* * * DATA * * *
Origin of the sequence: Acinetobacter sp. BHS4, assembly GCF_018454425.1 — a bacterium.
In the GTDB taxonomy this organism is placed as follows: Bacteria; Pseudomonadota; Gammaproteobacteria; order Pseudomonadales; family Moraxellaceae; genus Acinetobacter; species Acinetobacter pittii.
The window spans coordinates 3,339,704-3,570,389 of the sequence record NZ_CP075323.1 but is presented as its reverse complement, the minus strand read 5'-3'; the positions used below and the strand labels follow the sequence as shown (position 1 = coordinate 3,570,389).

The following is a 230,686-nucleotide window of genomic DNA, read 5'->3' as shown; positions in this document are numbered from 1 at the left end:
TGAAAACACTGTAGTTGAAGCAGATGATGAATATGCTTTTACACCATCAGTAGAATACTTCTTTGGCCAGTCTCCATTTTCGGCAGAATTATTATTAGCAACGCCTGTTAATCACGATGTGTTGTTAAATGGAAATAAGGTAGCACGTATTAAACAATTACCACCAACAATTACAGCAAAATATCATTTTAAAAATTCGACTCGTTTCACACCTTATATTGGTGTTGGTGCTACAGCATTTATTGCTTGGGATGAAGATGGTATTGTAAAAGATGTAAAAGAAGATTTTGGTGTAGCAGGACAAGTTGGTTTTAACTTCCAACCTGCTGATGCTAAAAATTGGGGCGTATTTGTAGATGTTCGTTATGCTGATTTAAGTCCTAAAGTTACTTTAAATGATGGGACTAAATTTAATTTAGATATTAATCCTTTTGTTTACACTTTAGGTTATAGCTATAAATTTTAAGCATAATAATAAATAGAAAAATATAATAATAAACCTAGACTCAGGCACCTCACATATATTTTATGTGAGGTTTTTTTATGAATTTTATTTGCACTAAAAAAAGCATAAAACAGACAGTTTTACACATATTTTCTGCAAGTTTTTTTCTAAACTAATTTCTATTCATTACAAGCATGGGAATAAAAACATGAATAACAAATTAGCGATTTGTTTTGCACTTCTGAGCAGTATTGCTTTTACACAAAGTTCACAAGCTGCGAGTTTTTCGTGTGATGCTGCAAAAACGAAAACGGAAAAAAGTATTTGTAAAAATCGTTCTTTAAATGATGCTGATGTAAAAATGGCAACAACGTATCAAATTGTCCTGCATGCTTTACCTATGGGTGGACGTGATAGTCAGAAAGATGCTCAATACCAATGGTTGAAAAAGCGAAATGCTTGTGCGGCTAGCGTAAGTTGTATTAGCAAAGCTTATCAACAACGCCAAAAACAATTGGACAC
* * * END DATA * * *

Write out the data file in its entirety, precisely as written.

Origin of the sequence: Acinetobacter sp. BHS4, assembly GCF_018454425.1 — a bacterium.
In the GTDB taxonomy this organism is placed as follows: Bacteria; Pseudomonadota; Gammaproteobacteria; order Pseudomonadales; family Moraxellaceae; genus Acinetobacter; species Acinetobacter pittii.
The window spans coordinates 3,339,704-3,570,389 of the sequence record NZ_CP075323.1 but is presented as its reverse complement, the minus strand read 5'-3'; the positions used below and the strand labels follow the sequence as shown (position 1 = coordinate 3,570,389).

The following is a 230,686-nucleotide window of genomic DNA, read 5'->3' as shown; positions in this document are numbered from 1 at the left end:
TGAAAACACTGTAGTTGAAGCAGATGATGAATATGCTTTTACACCATCAGTAGAATACTTCTTTGGCCAGTCTCCATTTTCGGCAGAATTATTATTAGCAACGCCTGTTAATCACGATGTGTTGTTAAATGGAAATAAGGTAGCACGTATTAAACAATTACCACCAACAATTACAGCAAAATATCATTTTAAAAATTCGACTCGTTTCACACCTTATATTGGTGTTGGTGCTACAGCATTTATTGCTTGGGATGAAGATGGTATTGTAAAAGATGTAAAAGAAGATTTTGGTGTAGCAGGACAAGTTGGTTTTAACTTCCAACCTGCTGATGCTAAAAATTGGGGCGTATTTGTAGATGTTCGTTATGCTGATTTAAGTCCTAAAGTTACTTTAAATGATGGGACTAAATTTAATTTAGATATTAATCCTTTTGTTTACACTTTAGGTTATAGCTATAAATTTTAAGCATAATAATAAATAGAAAAATATAATAATAAACCTAGACTCAGGCACCTCACATATATTTTATGTGAGGTTTTTTTATGAATTTTATTTGCACTAAAAAAAGCATAAAACAGACAGTTTTACACATATTTTCTGCAAGTTTTTTTCTAAACTAATTTCTATTCATTACAAGCATGGGAATAAAAACATGAATAACAAATTAGCGATTTGTTTTGCACTTCTGAGCAGTATTGCTTTTACACAAAGTTCACAAGCTGCGAGTTTTTCGTGTGATGCTGCAAAAACGAAAACGGAAAAAAGTATTTGTAAAAATCGTTCTTTAAATGATGCTGATGTAAAAATGGCAACAACGTATCAAATTGTCCTGCATGCTTTACCTATGGGTGGACGTGATAGTCAGAAAGATGCTCAATACCAATGGTTGAAAAAGCGAAATGCTTGTGCGGCTAGCGTAAGTTGTATTAGCAAAGCTTATCAACAACGCCAAAAACAATTGGACAC